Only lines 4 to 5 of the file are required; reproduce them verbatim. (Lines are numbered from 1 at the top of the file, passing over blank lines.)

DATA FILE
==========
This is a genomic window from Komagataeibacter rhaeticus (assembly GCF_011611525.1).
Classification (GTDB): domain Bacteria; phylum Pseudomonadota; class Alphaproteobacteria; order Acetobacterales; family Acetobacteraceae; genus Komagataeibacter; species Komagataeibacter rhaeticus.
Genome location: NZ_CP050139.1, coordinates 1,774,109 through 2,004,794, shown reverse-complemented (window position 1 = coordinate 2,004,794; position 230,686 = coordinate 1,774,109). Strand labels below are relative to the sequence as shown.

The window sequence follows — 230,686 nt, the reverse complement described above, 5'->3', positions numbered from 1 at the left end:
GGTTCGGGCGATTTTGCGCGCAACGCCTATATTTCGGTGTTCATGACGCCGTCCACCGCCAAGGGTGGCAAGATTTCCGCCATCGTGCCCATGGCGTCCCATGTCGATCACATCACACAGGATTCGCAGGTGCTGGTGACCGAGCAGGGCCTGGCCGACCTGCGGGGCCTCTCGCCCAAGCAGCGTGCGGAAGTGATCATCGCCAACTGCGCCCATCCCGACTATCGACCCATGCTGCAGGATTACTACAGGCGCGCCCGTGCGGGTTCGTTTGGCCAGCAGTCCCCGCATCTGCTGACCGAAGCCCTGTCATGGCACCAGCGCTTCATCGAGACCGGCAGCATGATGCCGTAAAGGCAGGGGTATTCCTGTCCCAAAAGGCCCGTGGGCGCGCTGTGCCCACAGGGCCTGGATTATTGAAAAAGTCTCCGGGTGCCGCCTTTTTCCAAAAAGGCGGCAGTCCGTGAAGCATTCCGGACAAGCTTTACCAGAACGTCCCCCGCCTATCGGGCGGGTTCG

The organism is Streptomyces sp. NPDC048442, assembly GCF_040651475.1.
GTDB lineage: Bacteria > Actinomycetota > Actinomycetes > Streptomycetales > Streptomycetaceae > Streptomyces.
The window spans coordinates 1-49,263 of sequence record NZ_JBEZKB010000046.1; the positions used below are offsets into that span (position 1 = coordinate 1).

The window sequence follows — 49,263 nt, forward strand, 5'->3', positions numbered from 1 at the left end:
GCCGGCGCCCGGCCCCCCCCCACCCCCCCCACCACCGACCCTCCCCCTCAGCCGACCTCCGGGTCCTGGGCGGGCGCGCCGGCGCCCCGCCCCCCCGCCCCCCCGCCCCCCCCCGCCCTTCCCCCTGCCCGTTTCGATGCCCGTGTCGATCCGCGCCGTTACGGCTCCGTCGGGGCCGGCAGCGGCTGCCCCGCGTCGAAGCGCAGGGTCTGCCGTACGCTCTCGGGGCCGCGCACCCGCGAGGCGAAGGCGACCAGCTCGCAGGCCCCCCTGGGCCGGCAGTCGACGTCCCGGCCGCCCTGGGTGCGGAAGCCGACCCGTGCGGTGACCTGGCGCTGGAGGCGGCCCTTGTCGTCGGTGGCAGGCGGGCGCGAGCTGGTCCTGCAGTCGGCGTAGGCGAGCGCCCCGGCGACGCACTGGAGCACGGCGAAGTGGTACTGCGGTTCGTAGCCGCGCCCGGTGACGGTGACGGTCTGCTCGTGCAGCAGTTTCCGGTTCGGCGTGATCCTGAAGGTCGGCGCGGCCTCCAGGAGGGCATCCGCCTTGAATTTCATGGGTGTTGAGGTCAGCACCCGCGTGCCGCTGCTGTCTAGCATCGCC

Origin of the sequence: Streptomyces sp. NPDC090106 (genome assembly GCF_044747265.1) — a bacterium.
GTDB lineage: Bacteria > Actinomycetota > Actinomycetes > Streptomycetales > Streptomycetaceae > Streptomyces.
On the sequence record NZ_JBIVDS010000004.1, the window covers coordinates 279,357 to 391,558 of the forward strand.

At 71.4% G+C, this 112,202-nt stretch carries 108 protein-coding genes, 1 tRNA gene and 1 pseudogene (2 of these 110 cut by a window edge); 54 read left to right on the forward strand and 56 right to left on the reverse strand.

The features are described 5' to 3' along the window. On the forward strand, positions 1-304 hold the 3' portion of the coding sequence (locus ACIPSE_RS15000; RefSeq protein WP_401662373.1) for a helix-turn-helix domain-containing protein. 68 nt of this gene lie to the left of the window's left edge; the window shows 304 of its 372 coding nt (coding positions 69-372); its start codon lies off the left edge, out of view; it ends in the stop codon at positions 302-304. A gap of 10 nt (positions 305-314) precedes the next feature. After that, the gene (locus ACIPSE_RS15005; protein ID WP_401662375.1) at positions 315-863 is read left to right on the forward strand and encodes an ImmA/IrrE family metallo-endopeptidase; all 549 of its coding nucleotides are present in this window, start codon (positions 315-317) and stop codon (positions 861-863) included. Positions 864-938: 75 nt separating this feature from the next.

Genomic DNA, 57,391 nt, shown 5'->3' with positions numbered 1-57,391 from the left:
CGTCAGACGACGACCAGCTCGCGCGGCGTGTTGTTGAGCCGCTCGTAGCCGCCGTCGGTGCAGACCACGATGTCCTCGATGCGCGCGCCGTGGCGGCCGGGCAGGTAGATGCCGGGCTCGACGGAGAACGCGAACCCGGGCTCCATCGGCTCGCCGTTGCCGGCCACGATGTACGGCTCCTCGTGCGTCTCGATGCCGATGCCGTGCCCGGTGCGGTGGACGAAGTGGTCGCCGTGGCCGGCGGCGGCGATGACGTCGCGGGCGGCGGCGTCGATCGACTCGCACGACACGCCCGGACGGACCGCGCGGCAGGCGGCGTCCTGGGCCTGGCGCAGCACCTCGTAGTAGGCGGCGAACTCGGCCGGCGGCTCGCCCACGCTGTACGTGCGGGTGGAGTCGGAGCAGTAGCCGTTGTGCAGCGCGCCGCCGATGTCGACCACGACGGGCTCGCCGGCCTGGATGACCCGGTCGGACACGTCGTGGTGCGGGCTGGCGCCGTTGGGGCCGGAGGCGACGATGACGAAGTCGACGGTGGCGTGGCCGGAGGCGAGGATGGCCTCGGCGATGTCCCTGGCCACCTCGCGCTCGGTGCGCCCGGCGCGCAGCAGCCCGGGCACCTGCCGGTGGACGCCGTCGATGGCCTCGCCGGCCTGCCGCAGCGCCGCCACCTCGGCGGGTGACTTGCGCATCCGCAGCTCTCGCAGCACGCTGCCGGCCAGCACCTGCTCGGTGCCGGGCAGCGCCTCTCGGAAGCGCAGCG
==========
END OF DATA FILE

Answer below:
The window sequence follows — 230,686 nt, the reverse complement described above, 5'->3', positions numbered from 1 at the left end:
GGTTCGGGCGATTTTGCGCGCAACGCCTATATTTCGGTGTTCATGACGCCGTCCACCGCCAAGGGTGGCAAGATTTCCGCCATCGTGCCCATGGCGTCCCATGTCGATCACATCACACAGGATTCGCAGGTGCTGGTGACCGAGCAGGGCCTGGCCGACCTGCGGGGCCTCTCGCCCAAGCAGCGTGCGGAAGTGATCATCGCCAACTGCGCCCATCCCGACTATCGACCCATGCTGCAGGATTACTACAGGCGCGCCCGTGCGGGTTCGTTTGGCCAGCAGTCCCCGCATCTGCTGACCGAAGCCCTGTCATGGCACCAGCGCTTCATCGAGACCGGCAGCATGATGCCGTAAAGGCAGGGGTATTCCTGTCCCAAAAGGCCCGTGGGCGCGCTGTGCCCACAGGGCCTGGATTATTGAAAAAGTCTCCGGGTGCCGCCTTTTTCCAAAAAGGCGGCAGTCCGTGAAGCATTCCGGACAAGCTTTACCAGAACGTCCCCCGCCTATCGGGCGGGTTCG